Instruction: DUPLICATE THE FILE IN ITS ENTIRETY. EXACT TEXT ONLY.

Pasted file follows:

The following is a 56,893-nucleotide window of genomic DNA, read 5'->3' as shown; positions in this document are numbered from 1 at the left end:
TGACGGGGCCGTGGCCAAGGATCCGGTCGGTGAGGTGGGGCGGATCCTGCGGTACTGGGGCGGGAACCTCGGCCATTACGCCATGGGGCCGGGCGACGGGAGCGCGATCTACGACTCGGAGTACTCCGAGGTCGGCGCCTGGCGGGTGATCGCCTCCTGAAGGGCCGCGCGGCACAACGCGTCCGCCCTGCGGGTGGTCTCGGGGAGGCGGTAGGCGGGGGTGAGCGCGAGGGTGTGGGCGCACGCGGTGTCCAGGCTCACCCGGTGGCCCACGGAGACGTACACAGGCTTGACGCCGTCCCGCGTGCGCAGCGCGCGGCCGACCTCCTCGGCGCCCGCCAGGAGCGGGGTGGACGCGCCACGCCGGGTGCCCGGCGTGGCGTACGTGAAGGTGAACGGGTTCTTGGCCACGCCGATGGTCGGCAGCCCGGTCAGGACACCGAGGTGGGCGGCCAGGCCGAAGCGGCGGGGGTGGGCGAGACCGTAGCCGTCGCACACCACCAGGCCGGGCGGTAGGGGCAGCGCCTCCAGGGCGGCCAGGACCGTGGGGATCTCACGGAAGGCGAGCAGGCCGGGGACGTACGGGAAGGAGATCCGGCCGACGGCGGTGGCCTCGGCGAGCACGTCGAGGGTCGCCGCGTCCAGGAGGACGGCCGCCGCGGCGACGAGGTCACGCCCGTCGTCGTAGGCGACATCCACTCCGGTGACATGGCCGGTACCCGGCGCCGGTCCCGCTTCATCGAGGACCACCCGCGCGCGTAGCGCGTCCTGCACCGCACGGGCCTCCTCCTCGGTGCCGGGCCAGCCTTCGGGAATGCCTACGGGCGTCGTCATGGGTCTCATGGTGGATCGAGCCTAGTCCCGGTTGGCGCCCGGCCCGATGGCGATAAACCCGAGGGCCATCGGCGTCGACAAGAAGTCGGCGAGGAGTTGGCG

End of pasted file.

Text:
The following is a 56,893-nucleotide window of genomic DNA, read 5'->3' as shown; positions in this document are numbered from 1 at the left end:
TGACGGGGCCGTGGCCAAGGATCCGGTCGGTGAGGTGGGGCGGATCCTGCGGTACTGGGGCGGGAACCTCGGCCATTACGCCATGGGGCCGGGCGACGGGAGCGCGATCTACGACTCGGAGTACTCCGAGGTCGGCGCCTGGCGGGTGATCGCCTCCTGAAGGGCCGCGCGGCACAACGCGTCCGCCCTGCGGGTGGTCTCGGGGAGGCGGTAGGCGGGGGTGAGCGCGAGGGTGTGGGCGCACGCGGTGTCCAGGCTCACCCGGTGGCCCACGGAGACGTACACAGGCTTGACGCCGTCCCGCGTGCGCAGCGCGCGGCCGACCTCCTCGGCGCCCGCCAGGAGCGGGGTGGACGCGCCACGCCGGGTGCCCGGCGTGGCGTACGTGAAGGTGAACGGGTTCTTGGCCACGCCGATGGTCGGCAGCCCGGTCAGGACACCGAGGTGGGCGGCCAGGCCGAAGCGGCGGGGGTGGGCGAGACCGTAGCCGTCGCACACCACCAGGCCGGGCGGTAGGGGCAGCGCCTCCAGGGCGGCCAGGACCGTGGGGATCTCACGGAAGGCGAGCAGGCCGGGGACGTACGGGAAGGAGATCCGGCCGACGGCGGTGGCCTCGGCGAGCACGTCGAGGGTCGCCGCGTCCAGGAGGACGGCCGCCGCGGCGACGAGGTCACGCCCGTCGTCGTAGGCGACATCCACTCCGGTGACATGGCCGGTACCCGGCGCCGGTCCCGCTTCATCGAGGACCACCCGCGCGCGTAGCGCGTCCTGCACCGCACGGGCCTCCTCCTCGGTGCCGGGCCAGCCTTCGGGAATGCCTACGGGCGTCGTCATGGGTCTCATGGTGGATCGAGCCTAGTCCCGGTTGGCGCCCGGCCCGATGGCGATAAACCCGAGGGCCATCGGCGTCGACAAGAAGTCGGCGAGGAGTTGGCG